NEW YORK — Gary David Goldberg — a writer and producer who created warm-hearted television shows, most notably “Family Ties,” a leading comedy of the 1980s that propelled Michael J. Fox to stardom — died Saturday at his home in Montecito, Calif. He was 68.
The cause was brain cancer, said his daughter Shana Silveri.
Mr. Goldberg came to writing relatively late, after a peripatetic young adulthood in the 1960s and early ’70s that involved dropping out of colleges, waiting on tables in Greenwich Village, hitchhiking around the world with the girlfriend who would become his wife, and starting a day-care center with her in Northern California.
The rebellious flower child sensibility that informed these adventures was the spur for “Family Ties,” which captured the culture clash between parents of the hippie generation and children growing up during the Reagan administration.
The show, broadcast on NBC from 1982 to 1989, was set in a suburban neighborhood of Columbus, Ohio, and focused on the Keatons: Steven and Elyse (Michael Gross and Meredith Baxter Birney) and their children Alex (Fox), a bright, earnest young Republican with a hunger for wealth; the fashion-obsessed Mallory (Justine Bateman); and Jennifer (Tina Yothers), the intellectually precocious little sister. (In later seasons, after Baxter Birney’s pregnancy was incorporated into the show, the family added a fourth child, Andrew, played by Brian Bonsall.)
The pilot episode opened with the Keatons in their living room watching home movies of Steven and Elyse at a demonstration against the Vietnam War.
“That was history in the making,” Elyse explains. “There were people from every state in the union at that protest.”
“What were you protesting?” Alex asks. “Good grooming?”
Originally meant to focus on the parents, whom Mr. Goldberg acknowledged were based on him and his wife, the show became a vehicle for Fox, who was 21 when the show started. He soon earned the central role in the hit 1985 film “Back to the Future.”
Fox was not the first choice for the “Family Ties” role — Matthew Broderick was — and even after his audition Mr. Goldberg did not want him for the part. It was only after the casting director, Judith Weiner, pestered Mr. Goldberg to see Fox again that the match was made.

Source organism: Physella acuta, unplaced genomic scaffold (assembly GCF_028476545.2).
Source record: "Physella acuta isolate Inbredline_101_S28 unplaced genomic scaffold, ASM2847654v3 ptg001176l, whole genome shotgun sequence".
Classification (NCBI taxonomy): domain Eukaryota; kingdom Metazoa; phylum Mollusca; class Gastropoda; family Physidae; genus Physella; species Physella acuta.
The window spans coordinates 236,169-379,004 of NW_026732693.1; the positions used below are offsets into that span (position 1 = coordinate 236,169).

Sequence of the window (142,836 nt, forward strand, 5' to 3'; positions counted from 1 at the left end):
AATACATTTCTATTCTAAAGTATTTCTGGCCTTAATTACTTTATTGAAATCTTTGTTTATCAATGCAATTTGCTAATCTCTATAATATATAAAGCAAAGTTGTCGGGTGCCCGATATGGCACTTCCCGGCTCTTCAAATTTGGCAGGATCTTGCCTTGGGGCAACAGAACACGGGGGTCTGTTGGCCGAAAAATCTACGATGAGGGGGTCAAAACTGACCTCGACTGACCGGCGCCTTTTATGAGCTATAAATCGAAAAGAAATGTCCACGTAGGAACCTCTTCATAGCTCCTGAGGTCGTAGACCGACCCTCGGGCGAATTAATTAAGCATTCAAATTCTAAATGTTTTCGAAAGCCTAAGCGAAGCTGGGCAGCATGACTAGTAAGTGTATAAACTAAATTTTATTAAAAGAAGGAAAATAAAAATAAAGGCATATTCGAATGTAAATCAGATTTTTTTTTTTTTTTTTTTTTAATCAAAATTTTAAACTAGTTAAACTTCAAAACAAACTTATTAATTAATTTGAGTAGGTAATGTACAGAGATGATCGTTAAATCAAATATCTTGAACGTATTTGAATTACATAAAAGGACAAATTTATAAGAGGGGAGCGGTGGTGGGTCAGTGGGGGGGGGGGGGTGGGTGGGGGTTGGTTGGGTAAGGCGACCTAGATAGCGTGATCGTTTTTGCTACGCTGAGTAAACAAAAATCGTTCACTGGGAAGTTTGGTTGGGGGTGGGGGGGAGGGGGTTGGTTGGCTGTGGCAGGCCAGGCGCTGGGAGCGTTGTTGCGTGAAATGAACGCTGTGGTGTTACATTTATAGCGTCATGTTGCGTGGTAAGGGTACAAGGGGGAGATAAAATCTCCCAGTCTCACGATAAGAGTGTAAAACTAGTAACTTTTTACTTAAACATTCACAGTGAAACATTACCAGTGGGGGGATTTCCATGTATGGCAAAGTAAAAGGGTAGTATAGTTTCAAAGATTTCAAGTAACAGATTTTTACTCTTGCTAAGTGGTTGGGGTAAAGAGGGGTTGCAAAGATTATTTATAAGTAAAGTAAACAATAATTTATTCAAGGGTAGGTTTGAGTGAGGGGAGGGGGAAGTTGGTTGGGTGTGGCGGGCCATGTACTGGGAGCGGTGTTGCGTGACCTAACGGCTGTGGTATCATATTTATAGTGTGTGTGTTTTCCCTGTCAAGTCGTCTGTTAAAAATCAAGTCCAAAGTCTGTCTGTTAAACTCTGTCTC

“From that point on he was a tireless defender of me,” Fox said in a recent interview.
As Fox became central to “Family Ties,” it began dealing more with teenage issues than with parental ones. Some were serious; one Emmy-winning episode had Alex going to a psychiatrist after a friend was killed in a car crash. But what made the show a success was that the differences among the Keatons were settled in a loving manner; like the Huxtables of “The Cosby Show,” which came along two seasons later, they were a happy family.
“I was interested in the dynamic of a couple that had been together long term, that were still very physically active and attracted to each other, a house where there was romance and where the parents’ relationship to the kids reflected expanded lanes of communication and represented the way families were changing,” Mr. Goldberg said in a 2007 interview for the Archive of American Television.
Mr. Goldberg created other shows after “Family Ties,” most notably “Brooklyn Bridge,” an homage to his childhood that lasted two seasons in the early 1990s; and “Spin City,” created with Bill Lawrence, which reunited him with Fox, who played the chief of staff to a dim-witted mayor of New York.
Mr. Goldberg also produced the feature films “Dad” (1989), about a father-son reconciliation that starred Jack Lemmon and Ted Danson; “Bye Bye Love” (1995) with Paul Reiser, Matthew Modine, and Randy Quaid as divorced men; and “Must Love Dogs” (2005), a romantic comedy with Diane Lane and John Cusack.
Mr. Goldberg and Meehan married in 1990. Besides his daughter Silveri, he leaves his wife, his brother, another daughter, Cailin Goldberg Meehan, and three grandchildren.
“Gary is one of those guys who has no guile in him,” Fox said shortly before Mr. Goldberg’s death. “His work is a celebration, of life, of relationships, of small family moments.’’